100th post; reflections; blog; lessons learned



"Being reflective” is not a mode that I go into often. I try not to reflect too much on the past, because somewhere in there exists a list. A list that shows me the tasks that I never completed despite numerous promises that I’ve made. And they mock me. For being a procrastinator and pushing these tasks away into the darkest domains of my universe, where they lie gathering dust. But it’s not always doom and gloom. For within the blackness of the cavern, some achievements, tiny as they may seem, push me on guiding me like a shining beacon of light. Over the past year, my life as I know it has changed. Quite drastically might I add. We moved back to India after a long stint in London. The point was to be closer to our roots, family and the rest of the usual logic that most of us “foreign-returns” claim the reason to be. The truth of course is a lot deeper and not one that I can unravel in a single post. So I shall not.

Deep down (no, not that deep down), I knew I needed a change in career. I was good at what I did and success wasn’t too far behind. But I’ve never known the feeling that people who “love” their jobs claim to have. That feeling where you can’t wait to wake up in the morning to start your routine. That feeling that makes “your job” feel like it’s the most natural thing in the world to you. I’ve searched high and low for something that gives me that feeling. But despite my academic journey taking me through the “shadowy realms of engineering” and the “roller coaster of a Master’s degree from a reputed foreign university”, I had still never been closer to discovering what I actually wanted. And that nagging feeling continued till September last year, when I finally hit the number that a lot of people in my age bracket seemed to dread.  No, I did not wake up on my 30th birthday, and say “Eureka! I know what I want!”. Rather, for the first time in my life, I did a bit of introspection. And as a result, I started iWroteThose - which is probably what I’m most known for now.

My blog has certainly evolved over time. I've dabbled in almost every category of posts - from reviews and stories to parenting and rants disguised as opinions. And finally, NINETY-NINE posts, TWENTY-ONE THOUSAND views and ONE HUNDRED AND THIRTY SEVEN THOUSAND words later, I'm here - Post#100.  All this in a rather short span of SEVEN months. I suppose I can confidently say that “ writing “ is definitely my calling.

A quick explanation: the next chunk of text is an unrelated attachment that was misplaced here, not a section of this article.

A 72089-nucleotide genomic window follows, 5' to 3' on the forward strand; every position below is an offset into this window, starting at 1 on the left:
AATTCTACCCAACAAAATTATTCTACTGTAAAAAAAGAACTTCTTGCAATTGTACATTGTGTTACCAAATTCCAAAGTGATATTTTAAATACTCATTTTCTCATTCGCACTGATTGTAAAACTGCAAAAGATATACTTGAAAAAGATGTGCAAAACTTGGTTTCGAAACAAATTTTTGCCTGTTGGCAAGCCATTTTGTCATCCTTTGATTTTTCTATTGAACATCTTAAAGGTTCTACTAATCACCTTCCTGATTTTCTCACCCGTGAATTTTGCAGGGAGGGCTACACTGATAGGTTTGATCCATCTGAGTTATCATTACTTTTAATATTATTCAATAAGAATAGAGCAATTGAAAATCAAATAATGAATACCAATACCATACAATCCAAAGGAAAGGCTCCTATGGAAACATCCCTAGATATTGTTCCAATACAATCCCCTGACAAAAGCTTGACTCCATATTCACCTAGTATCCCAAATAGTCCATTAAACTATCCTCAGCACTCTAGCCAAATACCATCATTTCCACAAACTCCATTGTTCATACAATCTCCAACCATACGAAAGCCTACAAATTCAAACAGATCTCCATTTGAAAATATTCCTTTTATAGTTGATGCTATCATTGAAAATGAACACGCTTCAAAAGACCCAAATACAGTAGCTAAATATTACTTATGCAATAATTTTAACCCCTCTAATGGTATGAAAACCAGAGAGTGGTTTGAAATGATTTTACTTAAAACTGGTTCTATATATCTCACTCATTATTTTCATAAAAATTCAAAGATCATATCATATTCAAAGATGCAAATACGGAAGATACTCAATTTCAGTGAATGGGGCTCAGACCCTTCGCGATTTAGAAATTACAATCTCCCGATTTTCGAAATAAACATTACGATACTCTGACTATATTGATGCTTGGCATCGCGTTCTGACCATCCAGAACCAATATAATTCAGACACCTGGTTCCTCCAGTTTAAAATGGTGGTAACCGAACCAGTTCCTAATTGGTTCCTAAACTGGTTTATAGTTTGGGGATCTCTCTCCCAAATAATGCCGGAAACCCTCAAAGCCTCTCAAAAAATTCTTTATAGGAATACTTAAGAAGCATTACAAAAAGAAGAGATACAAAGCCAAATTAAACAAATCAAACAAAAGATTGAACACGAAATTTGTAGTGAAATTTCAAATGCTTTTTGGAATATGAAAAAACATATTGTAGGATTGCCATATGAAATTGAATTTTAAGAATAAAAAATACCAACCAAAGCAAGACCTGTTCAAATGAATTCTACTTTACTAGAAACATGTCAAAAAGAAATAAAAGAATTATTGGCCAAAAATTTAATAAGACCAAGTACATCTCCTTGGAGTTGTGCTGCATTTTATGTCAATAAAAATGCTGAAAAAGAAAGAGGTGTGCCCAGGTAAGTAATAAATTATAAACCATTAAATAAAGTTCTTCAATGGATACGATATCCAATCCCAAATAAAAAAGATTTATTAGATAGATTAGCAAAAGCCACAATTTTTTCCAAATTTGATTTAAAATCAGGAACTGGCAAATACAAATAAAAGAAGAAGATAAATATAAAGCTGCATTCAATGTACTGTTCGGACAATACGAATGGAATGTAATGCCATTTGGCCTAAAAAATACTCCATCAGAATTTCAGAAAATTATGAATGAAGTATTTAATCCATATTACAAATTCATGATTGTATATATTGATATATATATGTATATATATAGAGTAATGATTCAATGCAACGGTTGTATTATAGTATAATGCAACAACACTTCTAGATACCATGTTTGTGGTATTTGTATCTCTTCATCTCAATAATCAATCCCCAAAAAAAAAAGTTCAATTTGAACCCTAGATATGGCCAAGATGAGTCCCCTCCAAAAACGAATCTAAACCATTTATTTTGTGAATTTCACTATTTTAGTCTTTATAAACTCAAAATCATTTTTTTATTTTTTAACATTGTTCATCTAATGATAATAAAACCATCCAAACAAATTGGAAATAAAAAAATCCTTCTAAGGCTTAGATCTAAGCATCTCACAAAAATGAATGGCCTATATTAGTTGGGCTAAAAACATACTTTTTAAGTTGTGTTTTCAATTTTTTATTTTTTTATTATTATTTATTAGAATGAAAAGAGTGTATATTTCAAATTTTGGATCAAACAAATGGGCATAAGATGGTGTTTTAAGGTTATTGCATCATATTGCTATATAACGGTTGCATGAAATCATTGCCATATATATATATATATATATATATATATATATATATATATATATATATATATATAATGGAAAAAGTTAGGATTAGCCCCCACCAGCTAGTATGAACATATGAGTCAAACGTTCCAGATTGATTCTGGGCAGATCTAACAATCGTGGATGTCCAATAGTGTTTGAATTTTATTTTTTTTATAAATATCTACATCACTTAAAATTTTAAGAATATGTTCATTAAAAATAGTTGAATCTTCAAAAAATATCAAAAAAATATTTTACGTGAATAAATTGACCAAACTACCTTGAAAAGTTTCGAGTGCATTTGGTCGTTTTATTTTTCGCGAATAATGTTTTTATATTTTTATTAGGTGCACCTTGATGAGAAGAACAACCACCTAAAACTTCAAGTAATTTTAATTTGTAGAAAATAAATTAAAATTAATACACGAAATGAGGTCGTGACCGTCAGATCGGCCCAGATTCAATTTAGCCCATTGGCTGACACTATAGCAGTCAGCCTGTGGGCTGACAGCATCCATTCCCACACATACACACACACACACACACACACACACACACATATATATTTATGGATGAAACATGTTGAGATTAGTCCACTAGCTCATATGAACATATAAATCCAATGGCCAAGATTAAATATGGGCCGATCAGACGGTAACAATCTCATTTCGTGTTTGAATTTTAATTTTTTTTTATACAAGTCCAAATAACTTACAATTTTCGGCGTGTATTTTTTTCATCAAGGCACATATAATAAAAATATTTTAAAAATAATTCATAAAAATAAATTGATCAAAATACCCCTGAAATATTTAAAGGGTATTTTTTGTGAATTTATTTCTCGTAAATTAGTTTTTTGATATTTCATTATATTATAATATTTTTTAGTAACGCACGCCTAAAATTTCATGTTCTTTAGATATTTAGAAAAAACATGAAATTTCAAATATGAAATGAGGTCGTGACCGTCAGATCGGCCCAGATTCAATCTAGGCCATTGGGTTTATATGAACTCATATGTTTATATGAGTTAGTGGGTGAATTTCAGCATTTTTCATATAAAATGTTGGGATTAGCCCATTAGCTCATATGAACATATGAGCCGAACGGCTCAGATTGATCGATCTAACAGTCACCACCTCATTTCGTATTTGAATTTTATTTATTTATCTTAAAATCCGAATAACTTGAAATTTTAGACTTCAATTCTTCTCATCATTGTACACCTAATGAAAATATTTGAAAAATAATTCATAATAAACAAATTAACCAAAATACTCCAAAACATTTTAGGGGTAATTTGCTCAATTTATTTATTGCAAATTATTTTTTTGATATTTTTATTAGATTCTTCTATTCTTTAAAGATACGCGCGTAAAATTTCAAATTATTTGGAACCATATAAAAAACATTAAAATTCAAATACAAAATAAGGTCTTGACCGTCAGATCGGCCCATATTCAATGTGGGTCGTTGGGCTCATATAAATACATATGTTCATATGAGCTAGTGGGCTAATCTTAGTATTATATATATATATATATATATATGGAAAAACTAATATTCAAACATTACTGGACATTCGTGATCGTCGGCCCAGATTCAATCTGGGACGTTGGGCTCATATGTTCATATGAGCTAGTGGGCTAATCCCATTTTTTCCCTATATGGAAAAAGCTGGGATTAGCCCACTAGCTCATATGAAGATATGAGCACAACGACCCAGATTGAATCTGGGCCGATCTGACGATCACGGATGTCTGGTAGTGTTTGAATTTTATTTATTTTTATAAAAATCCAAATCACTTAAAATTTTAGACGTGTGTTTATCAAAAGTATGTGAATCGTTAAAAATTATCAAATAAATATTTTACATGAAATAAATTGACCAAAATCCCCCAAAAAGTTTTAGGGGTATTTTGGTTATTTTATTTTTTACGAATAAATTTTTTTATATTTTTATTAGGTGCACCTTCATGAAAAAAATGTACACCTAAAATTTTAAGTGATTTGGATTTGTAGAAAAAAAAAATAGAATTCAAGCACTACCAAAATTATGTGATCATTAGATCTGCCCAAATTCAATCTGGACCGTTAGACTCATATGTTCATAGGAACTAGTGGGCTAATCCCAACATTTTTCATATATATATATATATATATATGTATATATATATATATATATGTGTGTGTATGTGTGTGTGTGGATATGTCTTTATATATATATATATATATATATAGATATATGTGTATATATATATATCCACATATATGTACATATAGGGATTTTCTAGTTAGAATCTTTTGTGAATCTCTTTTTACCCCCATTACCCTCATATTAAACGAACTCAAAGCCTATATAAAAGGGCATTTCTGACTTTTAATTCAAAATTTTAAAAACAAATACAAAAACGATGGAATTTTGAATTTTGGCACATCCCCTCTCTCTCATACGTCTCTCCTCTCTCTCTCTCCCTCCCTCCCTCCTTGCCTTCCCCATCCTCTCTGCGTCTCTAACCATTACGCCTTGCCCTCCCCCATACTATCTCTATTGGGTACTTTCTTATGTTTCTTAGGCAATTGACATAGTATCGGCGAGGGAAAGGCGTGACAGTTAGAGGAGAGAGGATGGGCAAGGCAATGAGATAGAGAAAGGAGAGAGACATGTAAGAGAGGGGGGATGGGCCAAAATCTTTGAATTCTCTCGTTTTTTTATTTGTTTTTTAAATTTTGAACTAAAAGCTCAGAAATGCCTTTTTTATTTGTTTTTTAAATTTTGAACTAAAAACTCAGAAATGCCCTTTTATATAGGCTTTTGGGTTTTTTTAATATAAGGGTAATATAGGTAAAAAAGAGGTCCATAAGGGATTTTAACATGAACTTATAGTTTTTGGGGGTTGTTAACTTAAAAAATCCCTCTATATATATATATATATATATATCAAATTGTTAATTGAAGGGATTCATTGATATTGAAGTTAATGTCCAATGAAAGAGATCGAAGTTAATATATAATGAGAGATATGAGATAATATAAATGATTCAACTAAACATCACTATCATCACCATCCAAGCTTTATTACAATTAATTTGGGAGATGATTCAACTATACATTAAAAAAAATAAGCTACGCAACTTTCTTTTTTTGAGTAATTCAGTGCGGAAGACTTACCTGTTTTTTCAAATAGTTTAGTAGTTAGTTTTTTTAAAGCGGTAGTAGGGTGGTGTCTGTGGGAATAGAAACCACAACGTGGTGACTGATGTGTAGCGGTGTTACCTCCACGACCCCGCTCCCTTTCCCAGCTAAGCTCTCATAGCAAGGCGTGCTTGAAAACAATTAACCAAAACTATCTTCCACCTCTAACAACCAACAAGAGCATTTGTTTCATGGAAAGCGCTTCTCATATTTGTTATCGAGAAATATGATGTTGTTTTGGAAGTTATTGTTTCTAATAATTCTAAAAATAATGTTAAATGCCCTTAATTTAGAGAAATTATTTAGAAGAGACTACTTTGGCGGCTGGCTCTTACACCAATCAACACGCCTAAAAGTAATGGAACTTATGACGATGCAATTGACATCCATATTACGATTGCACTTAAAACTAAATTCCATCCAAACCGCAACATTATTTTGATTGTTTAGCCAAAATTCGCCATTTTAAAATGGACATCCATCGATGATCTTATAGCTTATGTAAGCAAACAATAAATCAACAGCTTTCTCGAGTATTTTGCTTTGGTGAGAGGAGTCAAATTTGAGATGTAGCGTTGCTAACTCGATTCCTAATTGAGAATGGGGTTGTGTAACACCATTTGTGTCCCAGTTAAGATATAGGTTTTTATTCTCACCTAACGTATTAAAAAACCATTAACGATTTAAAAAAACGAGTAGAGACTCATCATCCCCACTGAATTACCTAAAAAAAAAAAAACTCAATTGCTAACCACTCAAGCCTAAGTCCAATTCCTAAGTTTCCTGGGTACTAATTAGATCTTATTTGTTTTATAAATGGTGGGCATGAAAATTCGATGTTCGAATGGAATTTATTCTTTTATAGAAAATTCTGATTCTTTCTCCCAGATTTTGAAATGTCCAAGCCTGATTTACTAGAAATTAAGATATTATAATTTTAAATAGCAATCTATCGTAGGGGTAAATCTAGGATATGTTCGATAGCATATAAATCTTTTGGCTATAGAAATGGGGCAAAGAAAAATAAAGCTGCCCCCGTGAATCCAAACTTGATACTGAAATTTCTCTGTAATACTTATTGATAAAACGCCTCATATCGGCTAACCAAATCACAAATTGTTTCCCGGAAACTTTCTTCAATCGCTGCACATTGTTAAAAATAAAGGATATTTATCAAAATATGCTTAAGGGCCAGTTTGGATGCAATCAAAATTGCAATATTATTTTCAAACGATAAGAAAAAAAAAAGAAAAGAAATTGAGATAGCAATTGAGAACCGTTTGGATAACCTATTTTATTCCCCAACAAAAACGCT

For those of you who have been reading me regularly, I’d like to express my heartfelt gratitude. In a world filled with “back-scratching” politics and often senseless comments, you have been the sole source of inspiration for me to "keep calm and carry on writing", as they say in good ol’ England. So thank you!

Before I wind up, for those of you who may be reading this (seriously,  if you still are, you are nothing short of  a legend), I'd like to narrate something that happened a couple of days ago.

I am a work-from-home dad and proud of it. Over the past fourteen months, there is only one question that I’ve been repeatedly asked - So, what do you do? (Click to read that post). As I’ve mentioned in the post, I’ve come to realise that my honest answer is capable of evoking the famous Indian “judgemental eye-roll and disappointed nodding of head”. But I suppose over time, I’ve developed the hide of a beast and rather than feel overwhelmed, it merely flows off my toughened exterior, sort of like water of a duck’s back.